“Ellie Cahill is definitely one to watch!” raves bestselling author Cora Carmack, and this steamy, upbeat modern romance about connecting in all the best ways proves it once again.
Clementine Daly knows she’s the black sheep. Her wealthy, powerful family has watched her very closely since she almost got caught in an embarrassing scandal a few years ago. So when Clementine’s sent on a mission to live up to the Daly name, politely declining isn’t an option. Of course, the last thing she does before boarding the plane is to grab a stranger’s phone by mistake—leaving the hunky journalist with herphone. Soon his sexy voice is on the line, but he doesn’t know her real name, or her famous pedigree—which is just the way Clementine likes it.
Despite all the hassles, Justin Mueller is intrigued to realize that the beautiful brown-eyed girl he met at the airport is suddenly at his fingertips. They agree to exchange phones when they’re both back in town, but after a week of flirty texts and wonderfully intimate conversations, Justin doesn’t want to let her go. The only problem? It turns out that Clemetine has been lying to him about, well, everything. Except for the one thing two people can’t fake, the only thing that matters: The heat between them is for real.
Link to Follow Tour: http://www.tastybooktours.com/2015/12/call-me-maybe-by-ellie-cahill.html
Goodreads Link: https://www.goodreads.com/book/show/25894369-call-me-maybe
Buy Links: Amazon | B & N |Google Play| iTunes | Kobo
Ellie Cahill is a freelance writer and also writes books for young adults under the name Liz Czukas. She lives outside Milwaukee, Wisconsin, with her husband, son, and the world’s loudest cat.
Author Links: Website | Facebook | Twitter | GoodReads
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I pushed my fingers through my hair. My heart was full of a feeling I’d had waiting for my grandmother to come out of her hip replacement surgery three years ago. Which was ridiculous considering my phone could be replaced for a few hundred dollars. I could replace both of ours with a few phone calls and a swipe of my American Express.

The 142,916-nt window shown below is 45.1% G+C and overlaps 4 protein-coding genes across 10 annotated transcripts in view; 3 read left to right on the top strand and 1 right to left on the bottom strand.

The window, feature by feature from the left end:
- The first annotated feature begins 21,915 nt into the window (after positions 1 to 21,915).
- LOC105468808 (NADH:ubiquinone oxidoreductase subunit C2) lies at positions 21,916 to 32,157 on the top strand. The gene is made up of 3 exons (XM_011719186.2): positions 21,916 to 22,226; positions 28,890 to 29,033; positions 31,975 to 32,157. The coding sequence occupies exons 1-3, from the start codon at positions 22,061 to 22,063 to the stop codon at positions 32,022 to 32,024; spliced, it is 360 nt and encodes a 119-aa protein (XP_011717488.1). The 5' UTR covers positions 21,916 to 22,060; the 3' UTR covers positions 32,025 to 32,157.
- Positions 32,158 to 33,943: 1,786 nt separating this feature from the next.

“I’m really sorry,” I repeated.
“Unless you did this on purpose, you can stop apologizing. We just have to deal with this.”
“Right.” I bit my lip.
“Who are you?” he asked.
My nerves jangled with familiar anxiety. But he had my phone. There was nothing I could do about it if he decided to play detective. Oh god, I’d worked so hard at keeping it clean. Had I missed anything? Anything that he could use? Finally, I said, “Clementine.”
“Clementine?” he repeated with a tone of total disbelief. It was a typical reaction.
“I’m Justin. I’d say nice to meet you, but . . .”
“Yeah. Well, thanks for being cool about this, Justin.”
“No problem. Do you mind if I give your number to a few people?”
It took me a moment to process what he meant. He still needed a phone, and for now, mine was all he had.
“No, that’s fine. Go ahead. I don’t really think I’ll be getting many calls. Everyone knows I’m out of town.”
“You can give my number to people if you need to.”
“Same to you.”
“Okay . . .” He faded, seeming uncertain. “I guess I’ll just . . . get in touch with you if you get any messages.”
“Um . . . I guess . . . I’ll talk to you later then.”
I disconnected, finding my brother staring at me. “Was he upset?” he asked.
“Yeah, but at least he wasn’t a dick about it.”
“Why don’t you just have them both replaced? Tell him to go pick up a new phone at the nearest store.”
“I thought of that, but maybe he doesn’t have the cash to drop on a new one.”
“So pay for it.”
“People are weird about stuff like that. Besides, do you really think I should point out the fact that he has the personal phone numbers of some of the wealthiest people in the country? We have no clue who this guy is.”
He made a face, but he knew I was right.
This was so so bad. My grandparents were going to kill me. “Oh my god, Honor, you have to call Grandma right away!”
He didn’t even hesitate, just reached for his phone and dialed. He knew how it was. If she didn’t hear that we were safe and sound very soon, she was going to start calling me. And the last thing the poor schmuck whose day I’d already ruined needed was to have Miriam Schulman-Daly hitting redial until she got a response.
“Don’t tell her a stranger has it! Tell her I left it at home!” I added to Honor in a rush, tugging on his arm to make sure he was paying attention.
He waved me off, but I thought I could trust him to give me this small bit of cover. While I waited for Honor to explain the situation, the phone buzzed with a new text message from my line.
Sorry if I was a jerk on the phone. I’m frustrated.
I replied, You weren’t. No apology necessary.
We’re stuck with each other for now. An apology is definitely necessary.
I’m the one who should be giving it. My stupid brother grabbed the wrong phone.
All right, so we’re mutually sorry and we can blame your brother, agreed?
I smiled. Who was this guy?